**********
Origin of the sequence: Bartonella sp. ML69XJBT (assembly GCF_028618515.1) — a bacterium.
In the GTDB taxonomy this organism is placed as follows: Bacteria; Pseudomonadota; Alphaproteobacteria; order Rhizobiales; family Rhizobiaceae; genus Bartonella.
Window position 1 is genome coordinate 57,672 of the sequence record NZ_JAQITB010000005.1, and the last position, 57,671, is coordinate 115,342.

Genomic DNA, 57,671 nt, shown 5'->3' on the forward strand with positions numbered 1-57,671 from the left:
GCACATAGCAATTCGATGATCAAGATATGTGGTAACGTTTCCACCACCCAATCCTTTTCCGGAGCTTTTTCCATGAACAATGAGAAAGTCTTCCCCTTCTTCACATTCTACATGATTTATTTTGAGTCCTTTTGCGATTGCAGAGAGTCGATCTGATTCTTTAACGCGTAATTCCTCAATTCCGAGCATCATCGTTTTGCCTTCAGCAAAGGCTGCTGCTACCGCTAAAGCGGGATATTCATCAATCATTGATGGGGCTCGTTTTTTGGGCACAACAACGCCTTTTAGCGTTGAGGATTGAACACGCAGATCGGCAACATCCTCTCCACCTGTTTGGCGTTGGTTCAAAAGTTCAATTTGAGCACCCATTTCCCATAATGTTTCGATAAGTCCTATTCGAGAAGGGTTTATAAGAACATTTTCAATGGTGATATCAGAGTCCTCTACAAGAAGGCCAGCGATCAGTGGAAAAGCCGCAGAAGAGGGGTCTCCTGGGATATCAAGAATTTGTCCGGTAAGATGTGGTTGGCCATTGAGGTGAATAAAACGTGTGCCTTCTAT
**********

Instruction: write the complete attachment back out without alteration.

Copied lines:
Origin of the sequence: Bartonella sp. ML69XJBT (assembly GCF_028618515.1) — a bacterium.
In the GTDB taxonomy this organism is placed as follows: Bacteria; Pseudomonadota; Alphaproteobacteria; order Rhizobiales; family Rhizobiaceae; genus Bartonella.
Window position 1 is genome coordinate 57,672 of the sequence record NZ_JAQITB010000005.1, and the last position, 57,671, is coordinate 115,342.

Genomic DNA, 57,671 nt, shown 5'->3' on the forward strand with positions numbered 1-57,671 from the left:
GCACATAGCAATTCGATGATCAAGATATGTGGTAACGTTTCCACCACCCAATCCTTTTCCGGAGCTTTTTCCATGAACAATGAGAAAGTCTTCCCCTTCTTCACATTCTACATGATTTATTTTGAGTCCTTTTGCGATTGCAGAGAGTCGATCTGATTCTTTAACGCGTAATTCCTCAATTCCGAGCATCATCGTTTTGCCTTCAGCAAAGGCTGCTGCTACCGCTAAAGCGGGATATTCATCAATCATTGATGGGGCTCGTTTTTTGGGCACAACAACGCCTTTTAGCGTTGAGGATTGAACACGCAGATCGGCAACATCCTCTCCACCTGTTTGGCGTTGGTTCAAAAGTTCAATTTGAGCACCCATTTCCCATAATGTTTCGATAAGTCCTATTCGAGAAGGGTTTATAAGAACATTTTCAATGGTGATATCAGAGTCCTCTACAAGAAGGCCAGCGATCAGTGGAAAAGCCGCAGAAGAGGGGTCTCCTGGGATATCAAGAATTTGTCCGGTAAGATGTGGTTGGCCATTGAGGTGAATAAAACGTGTGCCTTCTAT